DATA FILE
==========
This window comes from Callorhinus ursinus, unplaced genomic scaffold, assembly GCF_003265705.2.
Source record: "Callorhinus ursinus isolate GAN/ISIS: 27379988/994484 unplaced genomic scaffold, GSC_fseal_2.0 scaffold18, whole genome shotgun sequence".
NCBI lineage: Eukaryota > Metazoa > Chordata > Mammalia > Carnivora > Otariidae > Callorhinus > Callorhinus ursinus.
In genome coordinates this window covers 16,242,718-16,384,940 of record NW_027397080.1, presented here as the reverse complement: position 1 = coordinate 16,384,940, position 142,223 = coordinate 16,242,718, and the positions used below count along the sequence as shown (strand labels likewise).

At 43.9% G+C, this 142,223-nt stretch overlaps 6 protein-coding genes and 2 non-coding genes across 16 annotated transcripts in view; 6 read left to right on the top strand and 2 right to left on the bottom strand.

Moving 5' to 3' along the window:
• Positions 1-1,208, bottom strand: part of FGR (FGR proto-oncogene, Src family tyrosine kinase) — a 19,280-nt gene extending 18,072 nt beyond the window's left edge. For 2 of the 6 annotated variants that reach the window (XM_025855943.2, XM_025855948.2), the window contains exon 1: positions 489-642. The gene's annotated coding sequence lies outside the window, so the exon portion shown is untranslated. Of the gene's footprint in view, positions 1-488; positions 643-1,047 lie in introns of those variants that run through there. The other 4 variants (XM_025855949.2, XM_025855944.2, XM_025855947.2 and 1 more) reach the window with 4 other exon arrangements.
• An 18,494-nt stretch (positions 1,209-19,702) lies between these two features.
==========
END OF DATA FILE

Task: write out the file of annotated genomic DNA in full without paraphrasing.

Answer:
This window comes from Callorhinus ursinus, unplaced genomic scaffold, assembly GCF_003265705.2.
Source record: "Callorhinus ursinus isolate GAN/ISIS: 27379988/994484 unplaced genomic scaffold, GSC_fseal_2.0 scaffold18, whole genome shotgun sequence".
NCBI lineage: Eukaryota > Metazoa > Chordata > Mammalia > Carnivora > Otariidae > Callorhinus > Callorhinus ursinus.
In genome coordinates this window covers 16,242,718-16,384,940 of record NW_027397080.1, presented here as the reverse complement: position 1 = coordinate 16,384,940, position 142,223 = coordinate 16,242,718, and the positions used below count along the sequence as shown (strand labels likewise).

At 43.9% G+C, this 142,223-nt stretch overlaps 6 protein-coding genes and 2 non-coding genes across 16 annotated transcripts in view; 6 read left to right on the top strand and 2 right to left on the bottom strand.

Moving 5' to 3' along the window:
• Positions 1-1,208, bottom strand: part of FGR (FGR proto-oncogene, Src family tyrosine kinase) — a 19,280-nt gene extending 18,072 nt beyond the window's left edge. For 2 of the 6 annotated variants that reach the window (XM_025855943.2, XM_025855948.2), the window contains exon 1: positions 489-642. The gene's annotated coding sequence lies outside the window, so the exon portion shown is untranslated. Of the gene's footprint in view, positions 1-488; positions 643-1,047 lie in introns of those variants that run through there. The other 4 variants (XM_025855949.2, XM_025855944.2, XM_025855947.2 and 1 more) reach the window with 4 other exon arrangements.
• An 18,494-nt stretch (positions 1,209-19,702) lies between these two features.